Wise: Join us for another rollicking year of leading ladies, Hollywood toughs, big budget bonanzas, gut busting comedies—

Werth: —And the finer side of Julian Sands.  


Friday, November 9, 2012

Gab to the Chief!

Werth: A very Presidential day to you, Wise.

Wise: A very Presidential day to you, Werth. It feels so good to have all this election mess behind us.

Werth: And if a Presidential election wasn't enough, Steven Speilberg is releasing his opus to Lincoln today.

Wise: An emancipator and vampire hunter. 

Werth: Presidential movies could almost be a genre unto themselves. One in particular that stuck with me was Oliver Stone's mother-of-all conspiracies flick, JFK (1991). Riding high from critical and box office successes like Platoon (1986), Wall Street (1987) and Born on the Fourth of July (1989), Stone decided to tackle the story of New Orleans D.A. Jim Garrison who in 1966, attempted to uncover the hidden details of the assassination of President John F. Kennedy by trying local businessman Clay Shaw for his supposed involvement in the shooting.
What starts off like a documentary complete with Martin Sheen voice-over quickly becomes an involved murder-mystery with Kevin Costner as New Orleans' answer to Jessica Fletcher.

Wise: Does he ride a bike with a basket?

Werth: Soon the web of criminal lowlifes, gay hustlers, mafioso, Cuban militants, CIA, FBI and Pentagon Black Ops operatives ensnares Garrison and his crack team of investigators, revealing a confusing jumble of possible motives and participants in what was arguably one of the most significant events in modern American history.
Stone is fully invested in this tale that he's tellingand I am calling it a tale, because much of it is either unverifiable or has been disputed by various sources. On the one hand, this makes Stone look like a late-night public access television nutjob, but his cinematic exposé is so skillfully directed that it cannot be brushed-off so easily.
Stone cannily mixes documentary footage, traditional cinematic camerawork, and vérité-style recreations to give the appearance of visual truth to what he's saying. The flashbacks are dream-likehandheld camera and fast-cuts that make us feel as if we are remembering these fragments. It is a very smart technique that mixes the "truth" into what we are seeing, making us leave the theater with the feeling that we've discovered what really happened.

Wise: I'll bet it wasn't Colonel Mustard in the parlor with the third gunman. 

Werth: The film takes itself very seriously for over three hours. Costner's final "coup d'etat"-filled, patriotic appeal to the jury is painfullike a root canal performed by a civics teacher. But within this ode to paranoia and the essence of  America is a veritable who's-who of the best film actors from the Nineties.
The melange of Southern performances includes Sissy Spacek as Garrison's long-suffering wife; Joe Pesci as what is best described as a foul-mouthed grandmother with an ill-fitting wig and Joan Crawford scarebrows; Gary Oldman as marble-mouthed Lee Harvey Oswald; and
Best Supporting Actor nominee Tommy Lee Jones in a double-role as Shaw who is sanctimoniously butch while he is questioned, but an effete dandy in flashbacks where he paws Kevin Bacon and smokes a cigarette like Quentin Crisp.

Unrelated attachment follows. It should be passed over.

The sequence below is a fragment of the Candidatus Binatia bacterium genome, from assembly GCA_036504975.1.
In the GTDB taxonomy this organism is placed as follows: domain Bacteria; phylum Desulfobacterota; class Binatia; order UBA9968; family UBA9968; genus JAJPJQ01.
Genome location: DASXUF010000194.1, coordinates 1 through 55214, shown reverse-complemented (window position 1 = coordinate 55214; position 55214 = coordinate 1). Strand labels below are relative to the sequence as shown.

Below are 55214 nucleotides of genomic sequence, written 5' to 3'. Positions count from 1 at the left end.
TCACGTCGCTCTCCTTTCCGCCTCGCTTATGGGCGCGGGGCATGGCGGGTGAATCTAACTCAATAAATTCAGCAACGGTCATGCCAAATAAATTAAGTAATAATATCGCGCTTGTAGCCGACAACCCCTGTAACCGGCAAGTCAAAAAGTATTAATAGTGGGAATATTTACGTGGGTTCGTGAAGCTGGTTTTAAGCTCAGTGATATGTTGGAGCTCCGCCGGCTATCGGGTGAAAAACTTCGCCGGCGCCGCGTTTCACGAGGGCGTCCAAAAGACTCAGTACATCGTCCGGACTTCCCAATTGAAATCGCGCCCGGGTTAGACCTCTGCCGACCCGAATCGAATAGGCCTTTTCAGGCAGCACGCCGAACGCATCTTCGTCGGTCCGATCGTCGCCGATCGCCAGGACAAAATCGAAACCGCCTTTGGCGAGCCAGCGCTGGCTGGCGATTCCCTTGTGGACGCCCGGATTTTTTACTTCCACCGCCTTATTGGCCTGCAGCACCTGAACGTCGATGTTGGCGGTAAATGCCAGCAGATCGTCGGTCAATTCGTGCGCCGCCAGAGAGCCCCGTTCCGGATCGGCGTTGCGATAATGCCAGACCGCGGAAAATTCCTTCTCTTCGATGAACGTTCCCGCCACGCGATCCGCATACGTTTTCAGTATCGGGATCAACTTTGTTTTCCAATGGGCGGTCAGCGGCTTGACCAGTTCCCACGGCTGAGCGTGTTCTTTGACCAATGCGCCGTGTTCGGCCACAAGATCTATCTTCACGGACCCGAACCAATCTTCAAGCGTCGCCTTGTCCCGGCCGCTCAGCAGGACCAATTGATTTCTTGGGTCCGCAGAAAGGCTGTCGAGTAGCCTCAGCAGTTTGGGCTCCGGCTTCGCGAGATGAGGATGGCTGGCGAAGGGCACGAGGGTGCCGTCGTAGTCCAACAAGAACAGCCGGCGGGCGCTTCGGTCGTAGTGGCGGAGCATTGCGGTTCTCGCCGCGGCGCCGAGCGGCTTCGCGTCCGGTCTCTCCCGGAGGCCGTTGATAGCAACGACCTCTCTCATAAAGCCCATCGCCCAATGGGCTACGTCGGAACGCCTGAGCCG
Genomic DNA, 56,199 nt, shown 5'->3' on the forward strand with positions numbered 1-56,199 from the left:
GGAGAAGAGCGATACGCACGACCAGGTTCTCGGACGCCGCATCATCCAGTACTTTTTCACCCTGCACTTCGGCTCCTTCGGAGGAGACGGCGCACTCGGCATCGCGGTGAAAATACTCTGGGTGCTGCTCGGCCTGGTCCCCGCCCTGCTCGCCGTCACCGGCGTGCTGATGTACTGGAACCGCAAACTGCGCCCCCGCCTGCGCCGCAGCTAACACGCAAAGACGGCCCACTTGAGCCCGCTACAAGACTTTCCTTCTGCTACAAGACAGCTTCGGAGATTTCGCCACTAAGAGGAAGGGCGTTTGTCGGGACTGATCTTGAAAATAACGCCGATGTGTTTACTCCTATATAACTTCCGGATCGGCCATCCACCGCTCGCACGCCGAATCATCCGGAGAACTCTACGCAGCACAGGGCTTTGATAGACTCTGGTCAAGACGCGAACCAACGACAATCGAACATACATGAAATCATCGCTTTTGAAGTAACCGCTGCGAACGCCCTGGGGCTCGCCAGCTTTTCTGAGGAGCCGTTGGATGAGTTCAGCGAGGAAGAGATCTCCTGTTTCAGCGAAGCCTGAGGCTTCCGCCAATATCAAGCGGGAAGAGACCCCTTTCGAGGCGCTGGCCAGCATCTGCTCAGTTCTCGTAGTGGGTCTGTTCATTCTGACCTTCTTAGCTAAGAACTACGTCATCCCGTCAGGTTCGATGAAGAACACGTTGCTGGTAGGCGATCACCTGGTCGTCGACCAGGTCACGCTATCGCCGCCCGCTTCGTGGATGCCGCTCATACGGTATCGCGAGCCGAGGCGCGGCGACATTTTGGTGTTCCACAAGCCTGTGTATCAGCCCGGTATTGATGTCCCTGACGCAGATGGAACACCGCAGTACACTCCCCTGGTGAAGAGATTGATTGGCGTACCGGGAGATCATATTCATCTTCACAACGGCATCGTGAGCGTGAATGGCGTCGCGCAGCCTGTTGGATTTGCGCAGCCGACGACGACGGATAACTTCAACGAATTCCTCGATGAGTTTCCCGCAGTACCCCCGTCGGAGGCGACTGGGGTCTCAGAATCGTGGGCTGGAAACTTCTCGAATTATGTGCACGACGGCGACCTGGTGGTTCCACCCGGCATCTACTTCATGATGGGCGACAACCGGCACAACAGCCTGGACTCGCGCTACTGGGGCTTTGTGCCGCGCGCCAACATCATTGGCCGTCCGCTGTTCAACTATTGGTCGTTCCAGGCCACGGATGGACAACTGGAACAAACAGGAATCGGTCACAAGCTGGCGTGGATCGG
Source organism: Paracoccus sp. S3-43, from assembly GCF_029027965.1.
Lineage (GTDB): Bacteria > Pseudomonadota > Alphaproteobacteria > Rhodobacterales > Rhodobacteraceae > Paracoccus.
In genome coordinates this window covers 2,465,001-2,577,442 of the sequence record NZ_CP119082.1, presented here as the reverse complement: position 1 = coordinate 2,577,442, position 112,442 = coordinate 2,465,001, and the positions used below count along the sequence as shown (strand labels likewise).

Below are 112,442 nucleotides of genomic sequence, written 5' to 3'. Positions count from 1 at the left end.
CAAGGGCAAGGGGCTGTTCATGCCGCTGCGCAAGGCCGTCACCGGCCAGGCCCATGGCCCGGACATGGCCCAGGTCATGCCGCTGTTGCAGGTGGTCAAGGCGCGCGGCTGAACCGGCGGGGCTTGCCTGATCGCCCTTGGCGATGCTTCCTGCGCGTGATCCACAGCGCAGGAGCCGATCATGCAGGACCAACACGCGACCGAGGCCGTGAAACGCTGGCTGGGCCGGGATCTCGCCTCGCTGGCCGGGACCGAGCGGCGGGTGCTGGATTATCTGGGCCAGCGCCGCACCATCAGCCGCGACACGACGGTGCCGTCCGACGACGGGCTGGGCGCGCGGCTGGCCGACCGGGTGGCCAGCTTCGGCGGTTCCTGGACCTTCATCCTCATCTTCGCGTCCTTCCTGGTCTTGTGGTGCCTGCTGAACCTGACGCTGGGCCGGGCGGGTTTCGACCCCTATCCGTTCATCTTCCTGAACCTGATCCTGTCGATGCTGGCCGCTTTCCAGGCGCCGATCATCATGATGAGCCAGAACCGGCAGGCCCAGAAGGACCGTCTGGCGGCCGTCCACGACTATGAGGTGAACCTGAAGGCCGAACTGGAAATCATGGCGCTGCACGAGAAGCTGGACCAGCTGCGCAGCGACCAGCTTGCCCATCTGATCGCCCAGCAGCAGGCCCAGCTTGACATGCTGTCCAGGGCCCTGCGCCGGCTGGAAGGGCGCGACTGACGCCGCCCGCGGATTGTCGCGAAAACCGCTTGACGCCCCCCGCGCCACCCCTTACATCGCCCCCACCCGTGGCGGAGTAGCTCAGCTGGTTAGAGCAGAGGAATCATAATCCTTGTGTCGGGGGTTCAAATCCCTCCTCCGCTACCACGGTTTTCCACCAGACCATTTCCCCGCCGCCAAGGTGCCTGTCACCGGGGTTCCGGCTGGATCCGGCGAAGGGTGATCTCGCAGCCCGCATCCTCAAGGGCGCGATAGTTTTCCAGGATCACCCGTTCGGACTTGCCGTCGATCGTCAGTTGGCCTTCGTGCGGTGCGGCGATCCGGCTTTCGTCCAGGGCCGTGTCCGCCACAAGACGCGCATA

Wise: Are you sure it was cigarettes that he was smoking?

Werth: JFK netted 8 Oscar noms including Best Picture and Best Director, but for Stone this marked the last time he has been seriously considered for either statuette. And if Stone has been haunted by this ill-fated president, so has Hollywood. 1992 saw the release of the Michelle Pfeiffer starrer Love Field about an unhappy Texas housewife who travels to the President's funeral,
Forrest Gump memorably (and digitally) met J.F.K. in 1994's Forrest Gump,  and Jonathan Demme has been reported to be involved in the screen adaptation of Stephen King's 11/22/63 about a man who travels back in time to try and stop the assassination.
Wise: Presidential assassinations must be irresistible to filmmakers because the crime unearths so much legal, political and personal drama.  In The Conspirator (2010), Robert Redford dramatizes the trial of Mary Surratt (Robin Wright) who was accused of being part of the plot to assassinate Lincoln.  Defending her is young lawyer and Union Army veteran Frederick Aiken (James McAvoy) who only takes the case at the insistence of his mentor U.S. Senator Reverdy Johnson (Tom Wilkinson delivering the requisite moonlight and magnolia as well as a certain noble porkiness)  

At first reluctant to take the case, Aiken is eventually convinced that a government plot is afoot to railroad Surratt to the gallows.  

Werth: Because every assassination movie requires a crusading lawyer.  

Wise: Despite a ragged beard and floppy bangs, McAvoy feels a bit anachronistic, particularly because of the obvious parallels the film makes to Abu Ghraib and and the prosecution of the current War on Terror.  The prisoners are shrouded by hoods, kept in dank cells, and denied a civilian trial.  
Kevin Kline plays sinister Secretary of War Edwin Stanton who manipulates events behind the scenes all in the name of providing stability in the face of national terror.  Director Robert Redford, who is almost as famous for his politics as for his storied film career, pays equal attention to both his historical and allegorical subjects, but has some trouble effectively weaving the two together. 

Werth: Speaking of weave, have you seem Redford's hair lately?

Wise: The best part of the film is Robin Wright's Surratt.  In addition to both looking and acting believably as a 19th Century woman, she also creates a stirring portrait of a mother who would rather face down an undeserved death than condemn her son to the noose.  
The rest of the cast is more or less successful: Evan Rachel Wood and Alexis Bledel have a few nice moments as Surratt's daughter and Aiken's fiancée, respectively, although Justin Long as one of Aiken's war buddies feels out of place despite his charms in other roles.  

Werth: It's hard to be a Mac Guy in the late 1800's.

Wise: Despite the title, the film never fully achieves the conspiracy-mindedness that can make this type of movie so satisfying.  Perhaps Redford tried to shoehorn too much nobility into the project and never allowed the secret dealings of either side to become truly unsettling.  Which is unfortunate because by neutering the plotters of their machinations, he robs the heroes of their virtue. 

Werth: Wise, I hope post-election exhaustion isn't going to rob me of your presence next week. 

Wise: I cannot tell a lie, nothing could ever keep me away from Film Gab.